It turns out Cook-ophiles are nothing new. Cook’s journals were published after his first voyage, and his tales of Tahiti and the Antipodes captured Europe’s imagination. By the time he started his third voyage he was a celebrity. As Horwitz points out, this fascination has continued into modern times, with Star Trek being a thinly disguised modernization of Cook’s voyages: Captain James Kirk for Captain James Cook; a five-year mission to discover new lands; the Enterprise instead of the Endeavor; a gentlemanly Dr. Spock standing in for the aristocratic Joseph Banks; and a whole legion of nameless “expendables” meeting their dooms in far-off lands. Even Star Trek’s intro, “…to boldly go where no man has gone before,” mirrors Captain Cook’s most famous quote, which still sends shivers up my spine knowing its emotional and geographic circumstances:
“Ambition leads me not only farther than any other man has been before me, but as far as I think it possible for man to go.”
The difference in Horwitz’s book is that he travels to many of Cook’s landfalls to ask how he is perceived today. The answer is seldom pleasant. Native peoples throughout the Pacific regard him as an invader who brought misery. Since Cook’s crews carried syphilis, tuberculosis, and smallpox, it wasn’t long before these native populations died off to half or less of their pre-Cook populations. While Cook was generally thought to be diplomatic and kind in his dealings with native peoples, Horwitz points out that he was probably starting to lose it toward the end, and he may have brought his violent death upon himself.
Some island nations still cringe or glory in the original names Cook gave them: Tongans love to be “The Friendly Isles,” but the Niueans can’t shake “The Savage Isle.”
If we can set aside Cook’s diplomacy and the fatal impact that followed his and all European contact with the New World and the Pacific, and just look at him as an explorer, sailor, navigator, and mapmaker, he still deserves the respect of all sailors: Until Star Trek becomes a reality, no man can touch him.PeopleCaptain James CookBlue Latitudes
I've never gone iceboat sailing, though I know many people who love nothing better than sailing on hard water in frigid temperatures. And I often wonder what it would be like.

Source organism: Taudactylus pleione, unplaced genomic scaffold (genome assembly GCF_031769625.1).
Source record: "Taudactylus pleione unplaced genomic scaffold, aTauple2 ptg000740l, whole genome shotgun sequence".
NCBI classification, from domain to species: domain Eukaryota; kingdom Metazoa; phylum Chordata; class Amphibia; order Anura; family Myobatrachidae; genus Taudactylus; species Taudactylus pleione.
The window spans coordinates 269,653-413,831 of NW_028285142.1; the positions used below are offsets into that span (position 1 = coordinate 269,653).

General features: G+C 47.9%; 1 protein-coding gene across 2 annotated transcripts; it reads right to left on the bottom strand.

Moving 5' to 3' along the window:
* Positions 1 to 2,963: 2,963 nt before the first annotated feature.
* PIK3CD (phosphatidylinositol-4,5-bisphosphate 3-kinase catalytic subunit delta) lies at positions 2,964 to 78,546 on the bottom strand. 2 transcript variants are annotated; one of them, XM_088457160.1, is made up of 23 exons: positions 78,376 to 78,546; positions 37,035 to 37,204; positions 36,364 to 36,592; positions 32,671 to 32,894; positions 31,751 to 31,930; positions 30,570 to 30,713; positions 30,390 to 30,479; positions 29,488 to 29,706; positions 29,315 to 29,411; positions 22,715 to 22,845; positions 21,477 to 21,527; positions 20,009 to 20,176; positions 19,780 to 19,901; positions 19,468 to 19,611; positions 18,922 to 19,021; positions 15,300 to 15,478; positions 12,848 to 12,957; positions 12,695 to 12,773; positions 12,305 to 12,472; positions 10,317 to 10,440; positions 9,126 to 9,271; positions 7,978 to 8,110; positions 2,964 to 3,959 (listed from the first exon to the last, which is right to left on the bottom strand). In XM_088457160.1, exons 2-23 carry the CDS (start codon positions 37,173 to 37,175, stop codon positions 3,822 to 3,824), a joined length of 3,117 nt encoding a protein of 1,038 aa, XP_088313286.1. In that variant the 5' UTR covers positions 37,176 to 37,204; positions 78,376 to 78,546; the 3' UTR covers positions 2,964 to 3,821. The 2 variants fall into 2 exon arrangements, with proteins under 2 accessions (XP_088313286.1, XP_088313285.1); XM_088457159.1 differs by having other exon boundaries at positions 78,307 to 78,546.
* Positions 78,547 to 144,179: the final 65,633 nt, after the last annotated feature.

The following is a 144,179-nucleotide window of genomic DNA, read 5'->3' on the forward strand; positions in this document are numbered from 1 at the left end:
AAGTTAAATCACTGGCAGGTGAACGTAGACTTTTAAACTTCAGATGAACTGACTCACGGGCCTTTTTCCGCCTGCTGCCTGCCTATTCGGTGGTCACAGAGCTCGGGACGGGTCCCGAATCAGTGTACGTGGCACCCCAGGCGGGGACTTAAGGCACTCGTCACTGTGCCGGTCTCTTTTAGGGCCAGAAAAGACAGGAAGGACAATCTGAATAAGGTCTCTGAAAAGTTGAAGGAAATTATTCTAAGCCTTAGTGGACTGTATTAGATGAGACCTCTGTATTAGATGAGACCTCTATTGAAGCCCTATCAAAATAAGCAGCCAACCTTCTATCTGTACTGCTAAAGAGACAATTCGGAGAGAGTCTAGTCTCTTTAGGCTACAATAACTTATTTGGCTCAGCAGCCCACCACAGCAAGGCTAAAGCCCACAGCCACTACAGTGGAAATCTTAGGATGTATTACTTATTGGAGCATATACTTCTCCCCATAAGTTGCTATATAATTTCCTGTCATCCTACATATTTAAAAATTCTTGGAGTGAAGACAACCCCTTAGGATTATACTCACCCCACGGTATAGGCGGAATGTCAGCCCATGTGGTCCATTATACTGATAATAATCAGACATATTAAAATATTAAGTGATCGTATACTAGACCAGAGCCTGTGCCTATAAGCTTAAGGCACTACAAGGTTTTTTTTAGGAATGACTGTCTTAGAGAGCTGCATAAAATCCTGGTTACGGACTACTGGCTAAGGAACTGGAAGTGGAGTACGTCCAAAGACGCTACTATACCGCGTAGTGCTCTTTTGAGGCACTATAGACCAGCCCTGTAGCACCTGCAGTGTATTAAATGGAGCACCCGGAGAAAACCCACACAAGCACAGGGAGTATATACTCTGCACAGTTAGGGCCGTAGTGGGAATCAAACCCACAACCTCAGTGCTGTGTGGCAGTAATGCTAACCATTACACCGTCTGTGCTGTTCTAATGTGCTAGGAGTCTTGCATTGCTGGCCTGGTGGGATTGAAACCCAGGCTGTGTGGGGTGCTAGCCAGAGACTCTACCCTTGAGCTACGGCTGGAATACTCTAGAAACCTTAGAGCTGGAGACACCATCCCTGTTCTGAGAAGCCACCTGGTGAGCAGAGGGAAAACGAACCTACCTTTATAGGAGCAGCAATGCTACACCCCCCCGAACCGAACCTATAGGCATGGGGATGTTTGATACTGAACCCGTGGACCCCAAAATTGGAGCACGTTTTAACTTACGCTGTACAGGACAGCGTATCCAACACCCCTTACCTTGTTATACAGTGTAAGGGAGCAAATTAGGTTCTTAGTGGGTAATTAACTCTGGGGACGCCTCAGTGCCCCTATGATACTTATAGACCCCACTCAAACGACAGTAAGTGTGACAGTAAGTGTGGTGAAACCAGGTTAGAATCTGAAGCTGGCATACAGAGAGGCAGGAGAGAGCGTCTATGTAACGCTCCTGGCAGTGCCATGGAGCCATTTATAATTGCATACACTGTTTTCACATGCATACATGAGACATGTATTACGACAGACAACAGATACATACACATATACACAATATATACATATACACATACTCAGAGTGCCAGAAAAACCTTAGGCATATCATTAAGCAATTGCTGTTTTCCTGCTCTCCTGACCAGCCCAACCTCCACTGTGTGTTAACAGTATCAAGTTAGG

Willy Clark recently lost his iceboat virginity. Here's what it looked like out there:
Willy also wrote up his thoughts on the experience. Here's what you need to know:
After a few scratch races Oliver gave me the chance to take his DN for a spin. It was a new experience in every sense of the word. The first thing that jumped out to me as odd was that you can’t see the puffs coming. Ice doesn’t ripple the way that water does, so you have no warning of the puff. It’s just there all at once and you had better react fast. This makes it an even more intuitive sport than “conventional” sailing already is. You can’t see what is happening. Even your tell tails aren’t all that helpful. You just have to feel it.
The other thing that really got to me is that you can just stop. When you go for a sail even when you let out your sails and are just waiting around luffing you are still sailing. You don’t stop sailing until you are back on land. Ice boating isn’t like that. You can just get out whenever you want. If the wind gets to high or too low once can simply take the sail down and walk home, and the idea of doing that really gets in your head. Going for a sail in an ice boat really isn’t like spending an afternoon sailing. Yes that is the activity, but the fact that you can just stop for 15 minutes in the middle makes it very very different. It’s a hard thing to wrap ones head around.
During my brief spin in the DN I got hit by two very large puffs. The wind was extremely spotty that day at Squam Lake, with 15 knot gusts oscillating up to 45 degrees. The first one hit me and the boat took off so fast that I simply had to wuss out. I dropped the sheet and headed up until I felt under control again. However when I felt the second one hit I knew I had to put the bow down and see what it could do, so I gripped the sheet, held the tiller rock steady, and just hung on for 30 seconds of pure terror. It was very clear, after my heart had descended out of my throat, why people get into this – the speed is something else. Nothing can really compare to it. However it wasn’t just the speed that was different, the whole experience was totally unrelated to anything I had done in my whole life of sailing.
And, of course, there always the speed freaks:
Boats and GeariceboatingDN iceboatWilly ClarkClarkSail